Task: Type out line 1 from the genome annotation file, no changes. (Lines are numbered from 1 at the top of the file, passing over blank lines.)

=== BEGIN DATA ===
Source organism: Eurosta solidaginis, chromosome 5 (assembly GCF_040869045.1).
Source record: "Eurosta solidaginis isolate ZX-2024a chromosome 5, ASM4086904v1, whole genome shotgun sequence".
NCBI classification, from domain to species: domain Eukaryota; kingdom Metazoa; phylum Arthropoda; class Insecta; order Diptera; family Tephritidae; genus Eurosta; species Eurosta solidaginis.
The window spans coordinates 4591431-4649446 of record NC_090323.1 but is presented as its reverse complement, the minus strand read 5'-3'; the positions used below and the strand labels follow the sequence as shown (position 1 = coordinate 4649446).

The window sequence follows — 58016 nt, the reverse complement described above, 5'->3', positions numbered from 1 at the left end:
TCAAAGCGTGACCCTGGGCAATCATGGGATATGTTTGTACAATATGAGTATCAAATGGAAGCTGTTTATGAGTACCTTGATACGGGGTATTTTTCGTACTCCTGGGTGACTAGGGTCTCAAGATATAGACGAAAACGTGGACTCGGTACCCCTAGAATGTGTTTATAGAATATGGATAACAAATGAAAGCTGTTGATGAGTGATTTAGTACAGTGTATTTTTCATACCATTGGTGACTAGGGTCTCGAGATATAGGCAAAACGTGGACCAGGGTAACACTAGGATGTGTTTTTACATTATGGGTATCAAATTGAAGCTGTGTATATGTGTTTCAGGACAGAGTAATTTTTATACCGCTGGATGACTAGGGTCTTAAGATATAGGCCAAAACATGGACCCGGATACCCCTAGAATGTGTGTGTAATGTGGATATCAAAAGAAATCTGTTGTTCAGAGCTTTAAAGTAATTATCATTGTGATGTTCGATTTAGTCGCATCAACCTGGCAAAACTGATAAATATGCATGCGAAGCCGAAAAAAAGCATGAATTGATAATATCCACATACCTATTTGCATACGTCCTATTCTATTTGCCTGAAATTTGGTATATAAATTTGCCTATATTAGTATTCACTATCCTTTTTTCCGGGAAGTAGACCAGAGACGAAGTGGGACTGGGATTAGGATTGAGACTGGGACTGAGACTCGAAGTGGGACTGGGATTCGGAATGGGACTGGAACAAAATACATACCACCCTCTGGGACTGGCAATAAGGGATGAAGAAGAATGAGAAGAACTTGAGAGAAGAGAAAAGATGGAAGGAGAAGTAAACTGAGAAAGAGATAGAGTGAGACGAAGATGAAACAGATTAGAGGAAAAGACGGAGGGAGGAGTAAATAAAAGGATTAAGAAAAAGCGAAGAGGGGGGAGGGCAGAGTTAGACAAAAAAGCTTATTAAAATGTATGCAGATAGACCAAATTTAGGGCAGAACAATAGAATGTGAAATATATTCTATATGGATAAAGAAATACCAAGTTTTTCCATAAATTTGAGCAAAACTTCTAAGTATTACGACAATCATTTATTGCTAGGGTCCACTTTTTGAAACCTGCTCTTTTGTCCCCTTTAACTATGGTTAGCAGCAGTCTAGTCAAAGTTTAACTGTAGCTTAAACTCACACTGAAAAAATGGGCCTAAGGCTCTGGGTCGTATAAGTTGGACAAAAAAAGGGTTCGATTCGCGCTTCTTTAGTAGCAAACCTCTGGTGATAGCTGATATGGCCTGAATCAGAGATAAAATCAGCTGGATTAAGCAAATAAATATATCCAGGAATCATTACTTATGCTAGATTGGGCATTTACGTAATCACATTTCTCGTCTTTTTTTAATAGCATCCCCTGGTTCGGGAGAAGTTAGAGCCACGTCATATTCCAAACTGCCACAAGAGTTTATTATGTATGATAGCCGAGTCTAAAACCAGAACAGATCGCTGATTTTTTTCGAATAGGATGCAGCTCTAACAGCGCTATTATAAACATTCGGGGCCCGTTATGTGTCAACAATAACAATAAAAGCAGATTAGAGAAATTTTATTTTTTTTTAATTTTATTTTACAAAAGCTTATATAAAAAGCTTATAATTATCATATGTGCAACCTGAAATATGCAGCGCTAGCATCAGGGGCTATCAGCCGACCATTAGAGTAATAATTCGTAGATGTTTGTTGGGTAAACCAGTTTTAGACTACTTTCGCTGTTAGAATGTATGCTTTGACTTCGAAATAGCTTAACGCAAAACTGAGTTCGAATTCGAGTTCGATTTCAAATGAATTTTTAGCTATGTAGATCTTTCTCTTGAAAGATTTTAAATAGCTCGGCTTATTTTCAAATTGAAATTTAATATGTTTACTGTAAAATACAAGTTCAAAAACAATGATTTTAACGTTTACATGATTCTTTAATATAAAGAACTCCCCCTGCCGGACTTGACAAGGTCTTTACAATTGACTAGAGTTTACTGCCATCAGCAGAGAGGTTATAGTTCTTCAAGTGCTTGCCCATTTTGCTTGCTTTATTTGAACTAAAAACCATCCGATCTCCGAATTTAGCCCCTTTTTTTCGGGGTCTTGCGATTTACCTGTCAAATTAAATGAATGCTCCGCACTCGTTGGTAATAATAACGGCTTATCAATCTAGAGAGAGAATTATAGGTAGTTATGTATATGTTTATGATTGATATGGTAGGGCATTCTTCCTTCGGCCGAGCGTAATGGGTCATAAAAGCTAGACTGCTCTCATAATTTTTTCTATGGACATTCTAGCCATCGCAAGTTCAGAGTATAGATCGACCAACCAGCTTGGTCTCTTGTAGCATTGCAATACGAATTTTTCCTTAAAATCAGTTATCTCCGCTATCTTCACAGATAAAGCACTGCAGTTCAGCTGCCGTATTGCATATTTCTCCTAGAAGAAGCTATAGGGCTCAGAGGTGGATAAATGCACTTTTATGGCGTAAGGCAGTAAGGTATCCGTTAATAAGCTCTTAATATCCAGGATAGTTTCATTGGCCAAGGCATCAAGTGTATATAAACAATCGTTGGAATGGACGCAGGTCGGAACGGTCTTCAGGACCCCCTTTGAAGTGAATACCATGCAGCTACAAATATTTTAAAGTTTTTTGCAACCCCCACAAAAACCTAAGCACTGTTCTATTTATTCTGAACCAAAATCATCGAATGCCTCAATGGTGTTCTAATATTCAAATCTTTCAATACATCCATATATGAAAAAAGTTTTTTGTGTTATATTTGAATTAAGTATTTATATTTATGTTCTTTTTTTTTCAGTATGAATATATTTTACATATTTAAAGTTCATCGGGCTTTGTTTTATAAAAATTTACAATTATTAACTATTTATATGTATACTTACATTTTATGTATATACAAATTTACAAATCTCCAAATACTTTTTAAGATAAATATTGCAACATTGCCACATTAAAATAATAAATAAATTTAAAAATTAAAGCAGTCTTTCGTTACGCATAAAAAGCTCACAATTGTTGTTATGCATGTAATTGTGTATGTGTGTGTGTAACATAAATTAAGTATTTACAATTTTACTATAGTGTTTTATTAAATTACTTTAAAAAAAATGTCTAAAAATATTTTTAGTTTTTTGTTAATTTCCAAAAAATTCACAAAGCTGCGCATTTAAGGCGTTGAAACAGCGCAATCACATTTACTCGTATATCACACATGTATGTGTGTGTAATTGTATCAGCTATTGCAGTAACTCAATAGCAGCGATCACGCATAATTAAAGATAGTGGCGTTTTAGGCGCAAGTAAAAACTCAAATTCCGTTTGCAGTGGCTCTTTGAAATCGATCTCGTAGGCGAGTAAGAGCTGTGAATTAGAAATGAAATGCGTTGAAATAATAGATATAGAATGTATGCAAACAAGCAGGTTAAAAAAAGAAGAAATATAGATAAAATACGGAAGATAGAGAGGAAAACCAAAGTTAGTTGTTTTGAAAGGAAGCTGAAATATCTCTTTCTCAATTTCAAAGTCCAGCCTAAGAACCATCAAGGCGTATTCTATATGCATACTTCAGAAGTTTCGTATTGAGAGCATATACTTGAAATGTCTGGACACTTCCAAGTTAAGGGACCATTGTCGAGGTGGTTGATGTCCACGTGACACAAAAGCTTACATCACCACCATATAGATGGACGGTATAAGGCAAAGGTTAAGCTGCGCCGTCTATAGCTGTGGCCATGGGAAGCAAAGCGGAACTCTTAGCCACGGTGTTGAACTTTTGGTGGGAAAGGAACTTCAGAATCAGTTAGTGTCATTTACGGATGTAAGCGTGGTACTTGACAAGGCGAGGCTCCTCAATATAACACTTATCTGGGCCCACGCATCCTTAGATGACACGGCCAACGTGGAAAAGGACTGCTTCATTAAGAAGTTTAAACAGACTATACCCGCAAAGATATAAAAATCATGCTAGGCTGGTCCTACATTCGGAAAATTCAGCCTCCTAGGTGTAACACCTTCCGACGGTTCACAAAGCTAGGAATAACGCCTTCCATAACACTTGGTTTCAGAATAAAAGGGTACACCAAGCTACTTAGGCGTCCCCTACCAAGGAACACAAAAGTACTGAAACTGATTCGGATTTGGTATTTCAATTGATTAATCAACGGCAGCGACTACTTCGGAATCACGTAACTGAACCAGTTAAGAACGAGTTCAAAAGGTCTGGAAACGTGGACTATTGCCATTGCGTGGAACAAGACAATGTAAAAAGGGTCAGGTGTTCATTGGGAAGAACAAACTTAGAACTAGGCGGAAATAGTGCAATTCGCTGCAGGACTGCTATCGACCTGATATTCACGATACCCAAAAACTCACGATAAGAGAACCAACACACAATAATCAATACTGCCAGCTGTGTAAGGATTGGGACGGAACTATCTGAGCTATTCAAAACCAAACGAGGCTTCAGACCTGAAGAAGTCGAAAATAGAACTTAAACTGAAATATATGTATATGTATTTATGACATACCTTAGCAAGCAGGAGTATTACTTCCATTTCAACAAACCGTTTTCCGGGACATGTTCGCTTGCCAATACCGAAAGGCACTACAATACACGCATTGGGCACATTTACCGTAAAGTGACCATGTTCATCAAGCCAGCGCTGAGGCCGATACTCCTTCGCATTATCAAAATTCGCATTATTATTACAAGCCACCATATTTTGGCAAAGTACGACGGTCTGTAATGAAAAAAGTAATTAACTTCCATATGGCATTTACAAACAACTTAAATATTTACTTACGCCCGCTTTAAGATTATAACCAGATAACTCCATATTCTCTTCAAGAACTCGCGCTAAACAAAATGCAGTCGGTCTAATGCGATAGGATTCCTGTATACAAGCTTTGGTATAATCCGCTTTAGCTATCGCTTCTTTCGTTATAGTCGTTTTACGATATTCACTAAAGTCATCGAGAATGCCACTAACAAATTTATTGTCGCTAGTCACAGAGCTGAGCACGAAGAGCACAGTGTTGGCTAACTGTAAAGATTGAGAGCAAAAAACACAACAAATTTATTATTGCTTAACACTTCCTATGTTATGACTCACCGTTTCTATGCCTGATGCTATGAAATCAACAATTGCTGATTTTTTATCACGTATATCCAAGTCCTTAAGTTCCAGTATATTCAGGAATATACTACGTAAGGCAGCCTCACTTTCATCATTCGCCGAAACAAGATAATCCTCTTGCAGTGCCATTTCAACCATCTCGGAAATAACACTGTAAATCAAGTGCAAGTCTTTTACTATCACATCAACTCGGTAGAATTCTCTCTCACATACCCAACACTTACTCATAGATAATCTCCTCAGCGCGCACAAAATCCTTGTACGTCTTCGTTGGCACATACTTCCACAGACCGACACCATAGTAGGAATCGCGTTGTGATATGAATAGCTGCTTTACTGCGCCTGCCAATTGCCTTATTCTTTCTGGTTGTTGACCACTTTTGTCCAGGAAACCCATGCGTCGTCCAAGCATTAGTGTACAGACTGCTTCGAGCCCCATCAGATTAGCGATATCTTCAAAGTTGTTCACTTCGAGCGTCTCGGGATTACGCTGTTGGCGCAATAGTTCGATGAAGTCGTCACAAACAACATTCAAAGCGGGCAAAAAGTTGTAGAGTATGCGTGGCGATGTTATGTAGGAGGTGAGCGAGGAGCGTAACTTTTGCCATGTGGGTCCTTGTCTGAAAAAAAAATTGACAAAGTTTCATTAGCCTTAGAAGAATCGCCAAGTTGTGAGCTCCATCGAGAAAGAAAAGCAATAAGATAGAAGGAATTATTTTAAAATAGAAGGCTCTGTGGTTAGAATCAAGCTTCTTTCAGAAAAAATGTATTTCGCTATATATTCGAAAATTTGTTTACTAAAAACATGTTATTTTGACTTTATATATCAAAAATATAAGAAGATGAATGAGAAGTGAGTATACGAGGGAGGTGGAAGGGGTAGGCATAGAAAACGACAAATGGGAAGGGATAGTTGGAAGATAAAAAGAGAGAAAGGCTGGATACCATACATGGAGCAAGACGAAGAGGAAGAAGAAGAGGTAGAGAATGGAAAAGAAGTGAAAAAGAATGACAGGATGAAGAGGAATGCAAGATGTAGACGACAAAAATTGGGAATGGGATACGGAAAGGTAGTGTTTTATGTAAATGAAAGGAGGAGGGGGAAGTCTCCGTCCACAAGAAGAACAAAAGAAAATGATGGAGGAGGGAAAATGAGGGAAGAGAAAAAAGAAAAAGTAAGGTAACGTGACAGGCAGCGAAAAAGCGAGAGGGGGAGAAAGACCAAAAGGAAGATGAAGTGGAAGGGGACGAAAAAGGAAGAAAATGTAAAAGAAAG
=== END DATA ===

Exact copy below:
Source organism: Eurosta solidaginis, chromosome 5 (assembly GCF_040869045.1).